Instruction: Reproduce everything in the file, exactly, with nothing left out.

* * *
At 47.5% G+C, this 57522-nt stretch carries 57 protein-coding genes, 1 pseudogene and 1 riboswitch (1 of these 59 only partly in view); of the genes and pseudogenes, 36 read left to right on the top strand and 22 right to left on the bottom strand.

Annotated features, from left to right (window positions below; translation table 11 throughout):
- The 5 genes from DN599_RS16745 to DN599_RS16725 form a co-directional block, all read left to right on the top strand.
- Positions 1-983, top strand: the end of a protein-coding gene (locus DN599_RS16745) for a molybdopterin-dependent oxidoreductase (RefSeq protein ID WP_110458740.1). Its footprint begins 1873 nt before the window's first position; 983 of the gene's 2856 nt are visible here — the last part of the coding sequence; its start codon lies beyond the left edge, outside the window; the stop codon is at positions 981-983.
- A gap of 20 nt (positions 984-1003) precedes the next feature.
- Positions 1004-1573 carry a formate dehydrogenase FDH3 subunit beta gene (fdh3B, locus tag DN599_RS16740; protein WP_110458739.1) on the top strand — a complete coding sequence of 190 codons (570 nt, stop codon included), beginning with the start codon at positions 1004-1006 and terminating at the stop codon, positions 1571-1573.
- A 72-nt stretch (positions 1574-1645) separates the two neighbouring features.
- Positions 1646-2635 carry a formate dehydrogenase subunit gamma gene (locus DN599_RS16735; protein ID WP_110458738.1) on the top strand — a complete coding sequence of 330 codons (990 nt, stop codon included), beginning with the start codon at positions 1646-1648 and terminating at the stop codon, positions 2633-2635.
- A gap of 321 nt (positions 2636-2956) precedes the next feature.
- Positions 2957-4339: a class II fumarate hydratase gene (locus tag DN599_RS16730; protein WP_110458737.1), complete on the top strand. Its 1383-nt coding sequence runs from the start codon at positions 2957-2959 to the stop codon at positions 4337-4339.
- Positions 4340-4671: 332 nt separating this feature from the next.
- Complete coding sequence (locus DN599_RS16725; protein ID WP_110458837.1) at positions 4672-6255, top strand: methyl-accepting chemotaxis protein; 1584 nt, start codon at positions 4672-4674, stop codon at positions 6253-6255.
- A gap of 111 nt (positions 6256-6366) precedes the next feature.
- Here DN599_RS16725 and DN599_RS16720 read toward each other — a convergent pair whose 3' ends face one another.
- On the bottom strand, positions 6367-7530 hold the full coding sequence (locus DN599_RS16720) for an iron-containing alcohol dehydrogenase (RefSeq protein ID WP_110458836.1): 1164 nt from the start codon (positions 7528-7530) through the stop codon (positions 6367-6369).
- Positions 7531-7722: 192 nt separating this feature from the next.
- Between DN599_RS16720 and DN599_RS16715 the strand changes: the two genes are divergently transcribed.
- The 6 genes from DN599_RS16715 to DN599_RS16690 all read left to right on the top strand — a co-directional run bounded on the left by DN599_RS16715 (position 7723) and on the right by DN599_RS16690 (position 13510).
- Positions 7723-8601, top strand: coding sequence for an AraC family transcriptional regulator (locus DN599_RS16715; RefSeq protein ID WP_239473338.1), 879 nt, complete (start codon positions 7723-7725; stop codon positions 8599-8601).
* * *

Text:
At 47.5% G+C, this 57522-nt stretch carries 57 protein-coding genes, 1 pseudogene and 1 riboswitch (1 of these 59 only partly in view); of the genes and pseudogenes, 36 read left to right on the top strand and 22 right to left on the bottom strand.

Annotated features, from left to right (window positions below; translation table 11 throughout):
- The 5 genes from DN599_RS16745 to DN599_RS16725 form a co-directional block, all read left to right on the top strand.
- Positions 1-983, top strand: the end of a protein-coding gene (locus DN599_RS16745) for a molybdopterin-dependent oxidoreductase (RefSeq protein ID WP_110458740.1). Its footprint begins 1873 nt before the window's first position; 983 of the gene's 2856 nt are visible here — the last part of the coding sequence; its start codon lies beyond the left edge, outside the window; the stop codon is at positions 981-983.
- A gap of 20 nt (positions 984-1003) precedes the next feature.
- Positions 1004-1573 carry a formate dehydrogenase FDH3 subunit beta gene (fdh3B, locus tag DN599_RS16740; protein WP_110458739.1) on the top strand — a complete coding sequence of 190 codons (570 nt, stop codon included), beginning with the start codon at positions 1004-1006 and terminating at the stop codon, positions 1571-1573.
- A 72-nt stretch (positions 1574-1645) separates the two neighbouring features.
- Positions 1646-2635 carry a formate dehydrogenase subunit gamma gene (locus DN599_RS16735; protein ID WP_110458738.1) on the top strand — a complete coding sequence of 330 codons (990 nt, stop codon included), beginning with the start codon at positions 1646-1648 and terminating at the stop codon, positions 2633-2635.
- A gap of 321 nt (positions 2636-2956) precedes the next feature.
- Positions 2957-4339: a class II fumarate hydratase gene (locus tag DN599_RS16730; protein WP_110458737.1), complete on the top strand. Its 1383-nt coding sequence runs from the start codon at positions 2957-2959 to the stop codon at positions 4337-4339.
- Positions 4340-4671: 332 nt separating this feature from the next.
- Complete coding sequence (locus DN599_RS16725; protein ID WP_110458837.1) at positions 4672-6255, top strand: methyl-accepting chemotaxis protein; 1584 nt, start codon at positions 4672-4674, stop codon at positions 6253-6255.
- A gap of 111 nt (positions 6256-6366) precedes the next feature.
- Here DN599_RS16725 and DN599_RS16720 read toward each other — a convergent pair whose 3' ends face one another.
- On the bottom strand, positions 6367-7530 hold the full coding sequence (locus DN599_RS16720) for an iron-containing alcohol dehydrogenase (RefSeq protein ID WP_110458836.1): 1164 nt from the start codon (positions 7528-7530) through the stop codon (positions 6367-6369).
- Positions 7531-7722: 192 nt separating this feature from the next.
- Between DN599_RS16720 and DN599_RS16715 the strand changes: the two genes are divergently transcribed.
- The 6 genes from DN599_RS16715 to DN599_RS16690 all read left to right on the top strand — a co-directional run bounded on the left by DN599_RS16715 (position 7723) and on the right by DN599_RS16690 (position 13510).
- Positions 7723-8601, top strand: coding sequence for an AraC family transcriptional regulator (locus DN599_RS16715; RefSeq protein ID WP_239473338.1), 879 nt, complete (start codon positions 7723-7725; stop codon positions 8599-8601).